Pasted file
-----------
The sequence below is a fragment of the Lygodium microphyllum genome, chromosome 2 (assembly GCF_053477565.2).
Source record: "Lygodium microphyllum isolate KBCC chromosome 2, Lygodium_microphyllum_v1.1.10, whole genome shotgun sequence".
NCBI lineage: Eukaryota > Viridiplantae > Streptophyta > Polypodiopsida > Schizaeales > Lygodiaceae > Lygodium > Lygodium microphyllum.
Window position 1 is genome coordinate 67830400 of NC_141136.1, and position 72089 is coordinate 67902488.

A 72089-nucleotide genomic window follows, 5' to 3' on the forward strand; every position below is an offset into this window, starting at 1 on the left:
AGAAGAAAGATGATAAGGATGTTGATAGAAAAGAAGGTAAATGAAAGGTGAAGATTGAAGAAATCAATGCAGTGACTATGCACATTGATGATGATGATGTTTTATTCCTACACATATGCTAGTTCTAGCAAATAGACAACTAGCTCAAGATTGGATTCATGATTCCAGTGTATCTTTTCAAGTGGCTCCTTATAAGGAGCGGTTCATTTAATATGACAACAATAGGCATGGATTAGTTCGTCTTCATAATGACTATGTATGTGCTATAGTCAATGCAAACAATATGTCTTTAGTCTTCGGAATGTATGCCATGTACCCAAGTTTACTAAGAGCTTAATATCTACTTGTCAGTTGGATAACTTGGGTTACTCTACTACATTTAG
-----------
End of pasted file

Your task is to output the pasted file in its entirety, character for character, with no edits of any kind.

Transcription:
The sequence below is a fragment of the Lygodium microphyllum genome, chromosome 2 (assembly GCF_053477565.2).
Source record: "Lygodium microphyllum isolate KBCC chromosome 2, Lygodium_microphyllum_v1.1.10, whole genome shotgun sequence".
NCBI lineage: Eukaryota > Viridiplantae > Streptophyta > Polypodiopsida > Schizaeales > Lygodiaceae > Lygodium > Lygodium microphyllum.
Window position 1 is genome coordinate 67830400 of NC_141136.1, and position 72089 is coordinate 67902488.

A 72089-nucleotide genomic window follows, 5' to 3' on the forward strand; every position below is an offset into this window, starting at 1 on the left:
AGAAGAAAGATGATAAGGATGTTGATAGAAAAGAAGGTAAATGAAAGGTGAAGATTGAAGAAATCAATGCAGTGACTATGCACATTGATGATGATGATGTTTTATTCCTACACATATGCTAGTTCTAGCAAATAGACAACTAGCTCAAGATTGGATTCATGATTCCAGTGTATCTTTTCAAGTGGCTCCTTATAAGGAGCGGTTCATTTAATATGACAACAATAGGCATGGATTAGTTCGTCTTCATAATGACTATGTATGTGCTATAGTCAATGCAAACAATATGTCTTTAGTCTTCGGAATGTATGCCATGTACCCAAGTTTACTAAGAGCTTAATATCTACTTGTCAGTTGGATAACTTGGGTTACTCTACTACATTTAG